As regards psychics in general many aren't consciously cheating or lying, they're simply deluded. They honestly believe that the voices in their head are spirits and that their intuitions are messages from the paranormal. They really believe they have the 'gift' and are genuinely surprised when it fails them under controlled conditions. This is why psychics love to appear on 'Sensing Murder' but not on 'Mythbusters' or Penn and Teller: 'Bullshit!'.

You say you don't cheat, that you don't pass on information, but remember one of our options was passing on information unknowingly. You claim to 'totally control the conditions in which the psychics do their readings as far as is humanly possible', but this is laughable. There are several simple steps you could take to better control the readings. The best would be no confirmation. Get rid of the film crew and just have the psychic talk into an automated camera. Then get several people that have no knowledge of the case to independently analyse the reading and see if they all reach the same conclusion as to what the psychic was talking about. Of course there are many other controls that you would need to put in place as well, but while this would be a true test of psychics, it would make for terrible television. Your fans would be depressed watching psychic after psychic fail. We can confidently say this because on the rare occasions that psychics have submitted to controlled testing they have failed miserably. This is why you only find psychics on B-grade TV shows and not in police departments.

As regards the information in police files, the fact that you tell us in the program what this previously secret information was means that 'media professionals' do have limited access to police files. It would seem that the police are happy to talk to any ol' Private Investigator trying to verify something a psychic told him.

I note that you failed to analyse the Insight programme in its entirety. Perhaps it is too painful for hardened sceptics to repeatedly listen to factual comments such as this from the head of Lower Hutt CIB, DSS Ross Levy, "the follow up enquiries that we are doing in connection with this homicide are a direct result of the Sensing Murder programme."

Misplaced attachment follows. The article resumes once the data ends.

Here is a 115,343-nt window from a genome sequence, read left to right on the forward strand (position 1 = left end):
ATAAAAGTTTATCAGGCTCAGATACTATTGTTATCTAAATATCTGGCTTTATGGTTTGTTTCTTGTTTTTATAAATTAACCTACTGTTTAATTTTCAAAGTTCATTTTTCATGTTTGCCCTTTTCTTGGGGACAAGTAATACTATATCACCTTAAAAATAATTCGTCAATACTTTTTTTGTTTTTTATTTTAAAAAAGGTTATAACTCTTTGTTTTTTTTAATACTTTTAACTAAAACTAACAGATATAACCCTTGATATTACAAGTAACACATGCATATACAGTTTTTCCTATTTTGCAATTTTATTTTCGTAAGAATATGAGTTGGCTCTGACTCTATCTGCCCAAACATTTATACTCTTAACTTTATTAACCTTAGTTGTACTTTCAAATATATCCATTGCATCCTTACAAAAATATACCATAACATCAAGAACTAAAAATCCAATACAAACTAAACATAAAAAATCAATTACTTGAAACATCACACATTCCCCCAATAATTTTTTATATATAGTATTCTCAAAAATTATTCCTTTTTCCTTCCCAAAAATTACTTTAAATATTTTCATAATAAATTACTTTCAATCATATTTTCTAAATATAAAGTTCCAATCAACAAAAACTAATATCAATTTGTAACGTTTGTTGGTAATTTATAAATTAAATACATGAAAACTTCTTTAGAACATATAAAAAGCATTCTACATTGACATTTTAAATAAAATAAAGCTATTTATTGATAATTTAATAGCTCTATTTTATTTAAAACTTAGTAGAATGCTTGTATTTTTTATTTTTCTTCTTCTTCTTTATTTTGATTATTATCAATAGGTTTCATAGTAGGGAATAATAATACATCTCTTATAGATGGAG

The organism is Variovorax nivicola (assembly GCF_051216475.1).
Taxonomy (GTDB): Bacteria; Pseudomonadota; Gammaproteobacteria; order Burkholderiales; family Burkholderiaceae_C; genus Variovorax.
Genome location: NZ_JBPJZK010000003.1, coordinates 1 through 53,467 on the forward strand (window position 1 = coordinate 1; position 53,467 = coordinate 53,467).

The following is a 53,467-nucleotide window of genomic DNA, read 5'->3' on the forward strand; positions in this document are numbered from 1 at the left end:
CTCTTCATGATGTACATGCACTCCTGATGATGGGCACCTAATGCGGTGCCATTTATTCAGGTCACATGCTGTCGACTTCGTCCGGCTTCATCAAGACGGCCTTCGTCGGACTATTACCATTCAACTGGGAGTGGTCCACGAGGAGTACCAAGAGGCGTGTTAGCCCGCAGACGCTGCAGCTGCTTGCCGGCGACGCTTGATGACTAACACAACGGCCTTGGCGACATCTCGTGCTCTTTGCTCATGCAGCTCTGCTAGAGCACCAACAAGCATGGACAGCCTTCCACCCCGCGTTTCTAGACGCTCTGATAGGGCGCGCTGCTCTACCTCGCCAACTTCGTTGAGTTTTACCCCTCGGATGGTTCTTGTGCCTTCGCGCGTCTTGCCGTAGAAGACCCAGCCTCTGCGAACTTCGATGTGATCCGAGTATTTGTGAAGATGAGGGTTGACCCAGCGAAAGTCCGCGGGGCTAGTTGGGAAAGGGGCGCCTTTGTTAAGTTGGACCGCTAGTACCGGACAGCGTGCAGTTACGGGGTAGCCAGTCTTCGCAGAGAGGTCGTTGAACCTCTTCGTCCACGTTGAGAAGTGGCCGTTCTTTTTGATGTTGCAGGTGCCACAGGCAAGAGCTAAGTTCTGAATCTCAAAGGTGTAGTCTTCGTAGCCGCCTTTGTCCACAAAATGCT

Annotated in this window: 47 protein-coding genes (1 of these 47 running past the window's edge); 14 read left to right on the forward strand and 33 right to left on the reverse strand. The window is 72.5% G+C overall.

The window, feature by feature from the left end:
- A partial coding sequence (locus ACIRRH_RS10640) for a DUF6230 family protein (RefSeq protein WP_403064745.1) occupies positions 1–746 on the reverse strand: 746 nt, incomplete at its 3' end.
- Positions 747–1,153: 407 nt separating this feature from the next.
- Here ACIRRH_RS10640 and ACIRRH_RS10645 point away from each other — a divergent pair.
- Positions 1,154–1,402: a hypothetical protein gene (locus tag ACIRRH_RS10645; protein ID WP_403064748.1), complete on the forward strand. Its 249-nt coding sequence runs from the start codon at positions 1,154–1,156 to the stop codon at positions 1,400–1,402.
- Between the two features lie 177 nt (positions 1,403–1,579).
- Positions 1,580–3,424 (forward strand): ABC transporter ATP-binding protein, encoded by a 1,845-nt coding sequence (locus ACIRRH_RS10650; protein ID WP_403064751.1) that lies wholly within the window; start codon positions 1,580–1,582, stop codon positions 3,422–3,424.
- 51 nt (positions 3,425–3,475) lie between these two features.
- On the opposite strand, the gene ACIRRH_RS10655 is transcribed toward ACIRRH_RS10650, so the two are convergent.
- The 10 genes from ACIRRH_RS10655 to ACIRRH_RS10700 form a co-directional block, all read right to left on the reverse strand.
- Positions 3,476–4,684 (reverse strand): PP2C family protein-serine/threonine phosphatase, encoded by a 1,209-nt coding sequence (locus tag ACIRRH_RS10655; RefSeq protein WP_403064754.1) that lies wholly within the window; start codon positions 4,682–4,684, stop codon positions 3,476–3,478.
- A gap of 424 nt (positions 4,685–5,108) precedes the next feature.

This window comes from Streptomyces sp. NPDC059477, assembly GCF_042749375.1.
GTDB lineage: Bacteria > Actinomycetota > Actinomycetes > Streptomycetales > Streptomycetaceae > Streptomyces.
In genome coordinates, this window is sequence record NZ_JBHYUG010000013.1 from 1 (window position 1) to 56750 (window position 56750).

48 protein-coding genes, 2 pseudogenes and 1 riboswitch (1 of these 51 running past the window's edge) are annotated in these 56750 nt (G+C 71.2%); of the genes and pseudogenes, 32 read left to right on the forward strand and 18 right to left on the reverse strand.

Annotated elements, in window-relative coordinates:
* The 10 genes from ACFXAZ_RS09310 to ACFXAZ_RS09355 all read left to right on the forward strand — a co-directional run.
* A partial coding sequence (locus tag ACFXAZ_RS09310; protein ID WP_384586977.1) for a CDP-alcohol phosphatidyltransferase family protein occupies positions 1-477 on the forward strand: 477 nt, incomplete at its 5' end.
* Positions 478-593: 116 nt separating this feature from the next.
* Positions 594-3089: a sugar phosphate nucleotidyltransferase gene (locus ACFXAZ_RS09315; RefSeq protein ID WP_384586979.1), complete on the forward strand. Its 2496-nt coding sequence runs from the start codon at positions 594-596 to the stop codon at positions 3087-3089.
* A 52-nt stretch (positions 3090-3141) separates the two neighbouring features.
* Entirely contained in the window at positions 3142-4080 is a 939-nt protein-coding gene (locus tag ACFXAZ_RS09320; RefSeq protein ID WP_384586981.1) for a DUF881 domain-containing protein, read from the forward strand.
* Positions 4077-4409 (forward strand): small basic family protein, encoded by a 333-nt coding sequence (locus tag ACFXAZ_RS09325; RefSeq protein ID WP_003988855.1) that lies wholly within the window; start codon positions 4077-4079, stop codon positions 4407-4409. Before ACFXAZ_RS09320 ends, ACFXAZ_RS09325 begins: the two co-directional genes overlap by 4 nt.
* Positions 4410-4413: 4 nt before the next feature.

We didn't analyse the second half of the program simply because this wasn't related to Nigel Latta investigating 'Sensing Murder' in any way. Our purpose was to counter Nigel's claim that Deb's performance couldn't be explained rationally. It is not our intention to point out the flaws in every episode of 'Sensing Murder'. We have exposed two other episodes, if people can't learn from those then they will never see the light.

That said, the second half of 'Sensing Murder Insight' can be summed up with one simple, concise and extremely accurate statement — Not one case that featured on the first series of 'Sensing Murder' has been solved. Not one. Not even close.

It surprised us that you highlighted this fact, albeit in a roundabout way, and that it took you over half an hour to say it. Surely you could have solved another murder in that time?

Finally, you let your slip show in your penultimate para: "They are offered a photograph but most contact the spirit long before they ever look at it" Isn't this admission by you that spirit exits?
Surely you jest? Do you really think that we are believers in denial? Even you don't seem to be too convinced that spirits exist so why should we? To remove all confusion we have changed that sentence to read: 'They are offered a photograph but most claim to have contacted the spirit long before they ever look at it.'

More importantly, we notice you didn't attempt to answer the conundrum that this section posed: 'How do psychics locate the appropriate spirit?'

Kind Regards

Geoff Husson

Director & Associate Producer Sensing Murder

Thanks for your response Geoff, but I guess we're going to remain at odds over this. We feel that 'Sensing Murder' and the psychic stage acts that would have inspired it are pure entertainment, like magic shows. They're both performing tricks but only the magician is honest enough to admit it. You no doubt disagree, but you could easily prove skeptics wrong by consistently solving the murders you look into, but you elect to leave them all unsolved. Your psychics have a proven record of complete failure. This is nothing to be proud of. In other TV shows failure to perform normally means the cancellation of a future series, yet 'Sensing Murder' seems to thrive on failure.

At the end of the day debate can only take us so far. Only by designing and controlling the conditions in which the psychic performs would it be possible to eliminate cheating and trickery, deliberate or otherwise, and prove psychic abilities. Almost without exception, psychics and shows like yours refuse to do this. To any rational person this suggests psychics have something to hide. Personally if someone was questioning my integrity I'd be fronting up to be tested and insisting on the most stringent controls. And if you prove your powers in certain places like the Randi Foundation in the US you will receive $US1 million for your troubles. If you don't want to travel that far take the Psychic Challenge in Wanaka and receive $100,000. Why won't psychics take these challenges? Even if they don't want the money surely there must be some charity they could give it to? Why don't they want to prove their abilities to a doubting public? Are they like you Geoff, doubting that they really do speak to dead people?

Return to 'Sensing Murder - Insight'


Authors:   John L. Ateo,   Rachel C.
Copyright 2007, by the 'SILLY BELIEFS' website. All rights reserved.


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Last Updated Sep 2007